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Activist responds to historic selection of Cerelyn Davis a new Memphis Police chief

Cerelyn "CJ" Davis has been nominated to lead the Memphis Police Department and will be the first woman to head it if she's approved by City Council.

MEMPHIS, Tennessee — Memphis Mayor Jim Strickland has made his pick for the new Memphis police chief position – a historic one as she is the first woman to lead the agency. 

Cerelyn "CJ" Davis has decades of experience in law enforcement and is currently the police chief of Durham, North Carolina.

Davis spoke on the importance of MPD’s relationship with the community and activists in a press conference Monday. 

"I think it's important that not just myself but my staff take every opportunity to meet with community members, activists," said Davis. "We don't always have to agree but it's important that we have conversations. So that we can reach consensus about issues that are affecting our community." 

Davis – who has over 33 years of experience in the law enforcement profession - said she's supportive of the 8 Can't Wait principles and use of force reform protocols. 

"I am very supportive of the George Floyd Justice and Policing Act which specifically addresses use of force and the banning of chokeholds, carotid artery types of holds."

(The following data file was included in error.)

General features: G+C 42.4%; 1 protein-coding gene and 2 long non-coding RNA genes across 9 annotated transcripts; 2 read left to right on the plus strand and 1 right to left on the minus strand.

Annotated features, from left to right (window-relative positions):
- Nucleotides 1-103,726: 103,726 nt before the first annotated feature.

The selected chief began her career with the Atlanta Police Department. 

The Daily Memphian reports in 2008 that Davis was demoted and then fired by the Atlanta Police Department after allegations she failed to investigate the husband of one of her detectives arrested for having child pornography.  

After filing a lawsuit she was reinstated and was promoted as deputy chief in 2014.   

"I was basically and I'm just going to use the terminology, used as a scapegoat about that particular incident. I could have retired, I could have left the department as a major and had  full retirement but I refused to take the blame for something I had nothing to do with." 

Activist Dr. Earle Fisher said he’s ready to work with Davis and will hold her accountable. Fisher also said he hopes she leads authentically.  

“She checks those boxes but if she does not ultimately usher in and implement structural and systemic changes that people have been advocating for from a concrete standpoint for the last few years then I think that most of us will ultimately be disappointed,” he said.  

Fisher said it would have been beneficial for the community to have been able to engage with Davis prior to her selection.  

“At some level, she’s going to have to serve at the pleasure of the mayor." 

Davis now has to be approved by the Memphis City Council.

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